Talk to anyone about "survivor's guilt" and they'll define it essentially the same way: when a person perceives to have done wrong through surviving some trauma or traumatic event. It's often found among those who live through combat when their buddies do not, or in those who survived a natural disaster when others lost their lives. It can even be true in layoff situations when one person "survives" being fired while the rest of his or her department was let go.
It was first diagnosed in the 1960s in a study of Holocaust survivors.
I have survivor's guilt. The trouble is I have never been in a war, natural disaster, or concentration camp. In fact, I've had a comparatively wonderful life. I came from a loving and affirming family. In my teens, when I was just getting to the point that I could have made some awful decisions, I became a Christian and wholeheartedly pursued a relationship with Christ. I married a godly man who is now a pastor. I have three grown children who are all following Christ.
And that's exactly why I have survivor's guilt.
It took me years to figure this out. It started in college when I heard about persecuted Christians in other countries. I empathized with those Christians and began to feel that they were standing for Christ in a way I was not. As I wasn't being persecuted, I just felt guilty all the time. As time went on, my guilt extended to just about everyone around me. In prayer meetings, I felt guilty because others were praying for their cancer, wayward kids, and broken marriages, when I had none of those problems.
I once received a prayer letter from good friends who were doing inner-city ministry. The letter described how they'd taught their children to hit the ground if they heard gunshots. It brought tears to my eyes as I thought that if I were really serving God I'd be doing something like that.
To deal with this guilt, I began to give lots of time to those who were extremely troubled; I felt that was the least I could do since my life was so good. I put myself in awful situations. I also volunteered for any need I learned of. If the church needed a teacher, I stepped up. If a missionary needed housing, I opened my home. If someone in the church was in the hospital, I found time to visit them. If the food pantry needed food, I cleaned out our home pantry. I couldn't say no to any need—and as a pastor's wife, I knew of a lot.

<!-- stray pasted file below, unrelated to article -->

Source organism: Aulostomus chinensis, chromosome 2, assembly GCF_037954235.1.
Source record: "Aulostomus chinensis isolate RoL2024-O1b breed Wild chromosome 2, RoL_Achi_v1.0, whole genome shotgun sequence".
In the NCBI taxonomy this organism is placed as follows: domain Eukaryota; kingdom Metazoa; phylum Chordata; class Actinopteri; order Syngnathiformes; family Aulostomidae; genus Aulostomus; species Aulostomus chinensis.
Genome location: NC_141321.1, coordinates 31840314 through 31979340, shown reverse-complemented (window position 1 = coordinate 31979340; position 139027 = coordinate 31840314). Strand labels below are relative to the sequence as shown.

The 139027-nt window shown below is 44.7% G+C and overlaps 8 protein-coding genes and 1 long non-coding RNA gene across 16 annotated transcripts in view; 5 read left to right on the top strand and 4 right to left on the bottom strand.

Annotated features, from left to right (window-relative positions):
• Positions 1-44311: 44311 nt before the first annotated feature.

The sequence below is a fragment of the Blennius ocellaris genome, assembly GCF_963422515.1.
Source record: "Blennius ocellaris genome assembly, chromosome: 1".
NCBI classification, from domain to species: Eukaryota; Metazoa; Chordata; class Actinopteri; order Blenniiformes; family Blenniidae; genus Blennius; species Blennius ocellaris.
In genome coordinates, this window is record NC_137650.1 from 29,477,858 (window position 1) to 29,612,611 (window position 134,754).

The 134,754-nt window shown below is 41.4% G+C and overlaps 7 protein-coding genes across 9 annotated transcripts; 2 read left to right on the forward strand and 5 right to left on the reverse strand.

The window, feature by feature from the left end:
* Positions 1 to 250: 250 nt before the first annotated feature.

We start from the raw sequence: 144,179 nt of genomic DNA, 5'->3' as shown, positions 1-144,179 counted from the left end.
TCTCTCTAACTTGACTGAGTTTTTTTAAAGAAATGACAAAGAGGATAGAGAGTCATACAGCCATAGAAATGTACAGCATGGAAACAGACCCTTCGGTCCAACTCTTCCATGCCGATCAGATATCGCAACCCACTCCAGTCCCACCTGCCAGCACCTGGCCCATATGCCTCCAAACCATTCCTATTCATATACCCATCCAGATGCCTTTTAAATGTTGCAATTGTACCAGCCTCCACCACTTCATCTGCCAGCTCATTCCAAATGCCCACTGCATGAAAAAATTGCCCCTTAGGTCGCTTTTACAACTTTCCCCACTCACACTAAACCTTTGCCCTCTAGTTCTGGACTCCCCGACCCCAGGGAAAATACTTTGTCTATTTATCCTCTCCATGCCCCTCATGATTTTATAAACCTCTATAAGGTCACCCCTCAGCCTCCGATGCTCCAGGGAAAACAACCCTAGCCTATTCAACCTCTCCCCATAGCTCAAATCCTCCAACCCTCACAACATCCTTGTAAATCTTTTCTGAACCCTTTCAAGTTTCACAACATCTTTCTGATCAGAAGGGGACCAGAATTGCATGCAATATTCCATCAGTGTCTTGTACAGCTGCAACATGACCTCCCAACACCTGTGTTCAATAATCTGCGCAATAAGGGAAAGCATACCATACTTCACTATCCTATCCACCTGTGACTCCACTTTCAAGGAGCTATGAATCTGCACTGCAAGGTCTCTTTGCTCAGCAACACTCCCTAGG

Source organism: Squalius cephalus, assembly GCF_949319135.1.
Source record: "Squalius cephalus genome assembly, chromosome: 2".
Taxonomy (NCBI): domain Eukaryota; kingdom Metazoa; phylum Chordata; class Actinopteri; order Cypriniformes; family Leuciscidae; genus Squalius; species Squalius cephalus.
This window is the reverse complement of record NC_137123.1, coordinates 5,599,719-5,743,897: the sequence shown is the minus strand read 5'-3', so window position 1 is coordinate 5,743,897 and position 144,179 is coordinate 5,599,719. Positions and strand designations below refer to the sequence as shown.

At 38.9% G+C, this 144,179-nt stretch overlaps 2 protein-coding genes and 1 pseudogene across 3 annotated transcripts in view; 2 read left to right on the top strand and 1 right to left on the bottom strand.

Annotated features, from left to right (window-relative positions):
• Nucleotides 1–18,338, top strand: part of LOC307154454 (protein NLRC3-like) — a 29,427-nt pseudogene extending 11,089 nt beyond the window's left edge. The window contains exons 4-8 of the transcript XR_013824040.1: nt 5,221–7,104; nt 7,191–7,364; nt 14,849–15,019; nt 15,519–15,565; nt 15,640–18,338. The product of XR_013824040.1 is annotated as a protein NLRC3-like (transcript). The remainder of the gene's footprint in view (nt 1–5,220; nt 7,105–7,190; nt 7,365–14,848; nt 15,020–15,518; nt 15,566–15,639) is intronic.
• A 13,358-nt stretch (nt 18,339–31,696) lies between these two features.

My biggest fear was that I would get to heaven and instead of hearing, "Well done, good and faithful servant," I'd hear, "What in the world were you doing down there when everyone was suffering so much?"
This worked as a coping mechanism until I ended up with too much on my plate. I worked full-time, volunteered for three dif-ferent organizations, regularly visited my ailing mother who lived three hours away, and continued to meet with difficult people. Although all this assuaged my guilt, it wore on my body and spirit, leading me to a point of total exhaustion. I couldn't keep going at that pace. And it dawned on me that I had survivor's guilt.
Since then, I've learned a few things to cope with this unnecessary and unhealthy guilt.
Focus on Your Gifts, Not the Need
My doctor, who went to my church and knew my crazy schedule, told me I'd have to cut back on my activities. He "ordered" me to keep every other weekend free, scheduling it in, just as if I were scheduling any other activity. If someone asked me to do something on a free weekend, I was to tell them I had a scheduling conflict. I was shocked at how difficult that was for me to do.